Send to

Choose Destination
J Comp Neurol. 2000 Dec 11;428(2):213-22.

Does long-term physical exercise counteract age-related Purkinje cell loss? A stereological study of rat cerebellum.

Author information

Stereological Research Laboratory, University of Aarhus, DK-8000 Aarhus C, Denmark.


Physical exercise affects properties of the central nervous system that may increase the brain's ability to counteract degenerative changes. We have previously reported that rats trained from 5 to 23 months of age have less age-related decrease in spontaneous motor activity than sham-treated sedentary rats. Each rat ran at a speed of 20 m/min on a horizontal treadmill, for 20 minutes, two times per day, 5 days a week. In the present study we have carried out stereological analyses of the cerebella of the same rats. The total number of Purkinje cells was estimated with the optical fractionator technique, the local volumes of individual Purkinje cells with the planar rotator technique, and the volumes of the cerebellar layers with Cavalierìs principle. We found that sedentary aged rats have 11% fewer Purkinje cells and 9% smaller Purkinje cell soma volumes (both 2P = 0.02) than exercised aged rats, and that exercised aged rats have the same number of Purkinje cells as young rats. These findings indicate that the degree of age-associated degenerative changes in parts of the central nervous system is dependent on earlier life style and health habits and may be prevented or delayed by physical exercise.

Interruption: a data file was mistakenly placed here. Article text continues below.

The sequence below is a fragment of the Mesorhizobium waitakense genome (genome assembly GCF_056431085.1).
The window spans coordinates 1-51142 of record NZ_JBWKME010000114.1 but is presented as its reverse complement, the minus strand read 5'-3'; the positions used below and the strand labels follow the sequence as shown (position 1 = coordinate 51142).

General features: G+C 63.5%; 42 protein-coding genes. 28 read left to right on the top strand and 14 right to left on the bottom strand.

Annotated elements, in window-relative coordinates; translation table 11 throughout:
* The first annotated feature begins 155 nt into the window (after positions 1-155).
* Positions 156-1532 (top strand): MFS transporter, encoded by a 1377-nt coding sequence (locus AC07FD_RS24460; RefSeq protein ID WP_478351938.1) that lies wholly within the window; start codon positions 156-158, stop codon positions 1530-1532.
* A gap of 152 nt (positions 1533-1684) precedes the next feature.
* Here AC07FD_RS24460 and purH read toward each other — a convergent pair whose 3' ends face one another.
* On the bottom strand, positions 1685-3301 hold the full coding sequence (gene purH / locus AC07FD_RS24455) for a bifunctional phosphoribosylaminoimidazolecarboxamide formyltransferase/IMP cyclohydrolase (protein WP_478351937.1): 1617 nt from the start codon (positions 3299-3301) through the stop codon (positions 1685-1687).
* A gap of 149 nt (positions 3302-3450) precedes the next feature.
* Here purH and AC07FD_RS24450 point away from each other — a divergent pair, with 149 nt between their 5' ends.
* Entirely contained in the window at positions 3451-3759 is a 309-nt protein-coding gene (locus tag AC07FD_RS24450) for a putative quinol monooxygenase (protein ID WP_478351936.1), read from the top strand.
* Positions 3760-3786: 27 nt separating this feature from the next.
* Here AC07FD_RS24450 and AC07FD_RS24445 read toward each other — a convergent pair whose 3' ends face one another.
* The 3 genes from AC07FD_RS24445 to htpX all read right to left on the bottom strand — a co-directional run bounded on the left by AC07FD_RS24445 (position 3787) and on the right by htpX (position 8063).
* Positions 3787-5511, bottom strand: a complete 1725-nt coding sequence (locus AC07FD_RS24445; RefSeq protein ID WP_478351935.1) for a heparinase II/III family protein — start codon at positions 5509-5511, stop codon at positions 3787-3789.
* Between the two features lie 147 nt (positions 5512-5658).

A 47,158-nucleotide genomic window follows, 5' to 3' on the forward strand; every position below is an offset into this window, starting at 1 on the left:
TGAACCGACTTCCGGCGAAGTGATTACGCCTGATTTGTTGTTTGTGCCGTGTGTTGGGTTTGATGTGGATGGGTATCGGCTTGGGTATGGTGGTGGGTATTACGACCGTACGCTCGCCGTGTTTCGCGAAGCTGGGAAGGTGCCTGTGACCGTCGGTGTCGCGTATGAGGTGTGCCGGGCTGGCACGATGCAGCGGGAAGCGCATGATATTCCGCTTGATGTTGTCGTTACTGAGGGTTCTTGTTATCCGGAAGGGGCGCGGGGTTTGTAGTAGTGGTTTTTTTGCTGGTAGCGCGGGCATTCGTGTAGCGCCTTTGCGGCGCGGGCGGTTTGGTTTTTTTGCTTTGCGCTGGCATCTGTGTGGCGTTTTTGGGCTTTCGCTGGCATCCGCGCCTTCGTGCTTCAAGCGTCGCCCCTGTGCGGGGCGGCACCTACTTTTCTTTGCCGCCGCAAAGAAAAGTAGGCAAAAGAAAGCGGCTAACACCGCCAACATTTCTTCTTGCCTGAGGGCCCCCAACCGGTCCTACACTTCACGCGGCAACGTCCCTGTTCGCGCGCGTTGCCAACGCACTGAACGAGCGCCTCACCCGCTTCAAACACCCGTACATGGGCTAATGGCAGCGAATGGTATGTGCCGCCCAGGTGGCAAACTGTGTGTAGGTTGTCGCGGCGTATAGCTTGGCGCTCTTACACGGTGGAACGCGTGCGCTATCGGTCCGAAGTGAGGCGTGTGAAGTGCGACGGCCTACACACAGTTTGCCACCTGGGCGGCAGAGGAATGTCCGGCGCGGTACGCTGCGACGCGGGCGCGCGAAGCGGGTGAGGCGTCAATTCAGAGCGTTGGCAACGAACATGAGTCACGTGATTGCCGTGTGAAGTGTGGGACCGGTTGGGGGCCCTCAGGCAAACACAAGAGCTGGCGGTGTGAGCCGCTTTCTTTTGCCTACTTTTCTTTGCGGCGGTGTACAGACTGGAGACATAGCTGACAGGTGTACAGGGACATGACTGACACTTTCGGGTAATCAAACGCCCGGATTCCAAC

[Indexed for MEDLINE]

Supplemental Content

Full text links

Icon for Wiley
Loading ...
Support Center